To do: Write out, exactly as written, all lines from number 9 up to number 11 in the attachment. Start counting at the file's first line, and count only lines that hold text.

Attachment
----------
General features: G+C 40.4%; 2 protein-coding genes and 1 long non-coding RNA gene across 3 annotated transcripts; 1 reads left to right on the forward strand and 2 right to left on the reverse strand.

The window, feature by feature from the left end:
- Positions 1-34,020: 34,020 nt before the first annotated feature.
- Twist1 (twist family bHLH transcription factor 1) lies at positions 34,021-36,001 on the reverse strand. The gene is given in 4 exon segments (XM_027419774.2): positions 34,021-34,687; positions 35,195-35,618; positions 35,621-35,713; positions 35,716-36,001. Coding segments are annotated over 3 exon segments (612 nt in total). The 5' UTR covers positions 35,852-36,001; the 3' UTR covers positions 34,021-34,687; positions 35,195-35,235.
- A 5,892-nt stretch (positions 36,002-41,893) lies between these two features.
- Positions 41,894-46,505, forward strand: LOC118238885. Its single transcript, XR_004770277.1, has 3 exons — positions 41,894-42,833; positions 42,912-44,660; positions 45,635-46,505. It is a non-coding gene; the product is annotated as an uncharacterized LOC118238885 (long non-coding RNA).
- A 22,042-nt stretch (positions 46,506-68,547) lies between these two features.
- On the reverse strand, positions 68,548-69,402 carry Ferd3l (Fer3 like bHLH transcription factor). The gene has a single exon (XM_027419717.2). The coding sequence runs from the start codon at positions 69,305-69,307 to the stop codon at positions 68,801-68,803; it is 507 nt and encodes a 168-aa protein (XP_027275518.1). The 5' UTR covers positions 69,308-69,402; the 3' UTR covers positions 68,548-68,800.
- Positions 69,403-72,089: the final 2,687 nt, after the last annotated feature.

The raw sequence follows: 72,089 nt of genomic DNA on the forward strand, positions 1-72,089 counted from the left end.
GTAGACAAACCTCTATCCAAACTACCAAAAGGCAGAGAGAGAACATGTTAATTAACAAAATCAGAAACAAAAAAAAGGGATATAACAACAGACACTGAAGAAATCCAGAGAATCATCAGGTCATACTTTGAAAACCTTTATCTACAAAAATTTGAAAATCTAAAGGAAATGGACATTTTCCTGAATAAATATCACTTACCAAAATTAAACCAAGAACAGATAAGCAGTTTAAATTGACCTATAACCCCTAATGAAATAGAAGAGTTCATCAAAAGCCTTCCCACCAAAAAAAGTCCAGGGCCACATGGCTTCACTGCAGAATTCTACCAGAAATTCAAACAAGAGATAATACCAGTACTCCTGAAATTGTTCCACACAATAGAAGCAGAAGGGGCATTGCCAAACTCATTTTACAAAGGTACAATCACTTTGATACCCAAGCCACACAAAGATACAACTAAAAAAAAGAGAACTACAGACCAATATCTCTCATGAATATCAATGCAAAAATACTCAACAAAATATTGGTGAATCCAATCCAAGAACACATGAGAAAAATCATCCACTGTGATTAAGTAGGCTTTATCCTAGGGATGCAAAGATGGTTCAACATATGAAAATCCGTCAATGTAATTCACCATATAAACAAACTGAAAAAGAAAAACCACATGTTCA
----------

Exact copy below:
- Positions 69,403-72,089: the final 2,687 nt, after the last annotated feature.

The raw sequence follows: 72,089 nt of genomic DNA on the forward strand, positions 1-72,089 counted from the left end.
GTAGACAAACCTCTATCCAAACTACCAAAAGGCAGAGAGAGAACATGTTAATTAACAAAATCAGAAACAAAAAAAAGGGATATAACAACAGACACTGAAGAAATCCAGAGAATCATCAGGTCATACTTTGAAAACCTTTATCTACAAAAATTTGAAAATCTAAAGGAAATGGACATTTTCCTGAATAAATATCACTTACCAAAATTAAACCAAGAACAGATAAGCAGTTTAAATTGACCTATAACCCCTAATGAAATAGAAGAGTTCATCAAAAGCCTTCCCACCAAAAAAAGTCCAGGGCCACATGGCTTCACTGCAGAATTCTACCAGAAATTCAAACAAGAGATAATACCAGTACTCCTGAAATTGTTCCACACAATAGAAGCAGAAGGGGCATTGCCAAACTCATTTTACAAAGGTACAATCACTTTGATACCCAAGCCACACAAAGATACAACTAAAAAAAAGAGAACTACAGACCAATATCTCTCATGAATATCAATGCAAAAATACTCAACAAAATATTGGTGAATCCAATCCAAGAACACATGAGAAAAATCATCCACTGTGATTAAGTAGGCTTTATCCTAGGGATGCAAAGATGGTTCAACATATGAAAATCCGTCAATGTAATTCACCATATAAACAAACTGAAAAAGAAAAACCACATGTTCA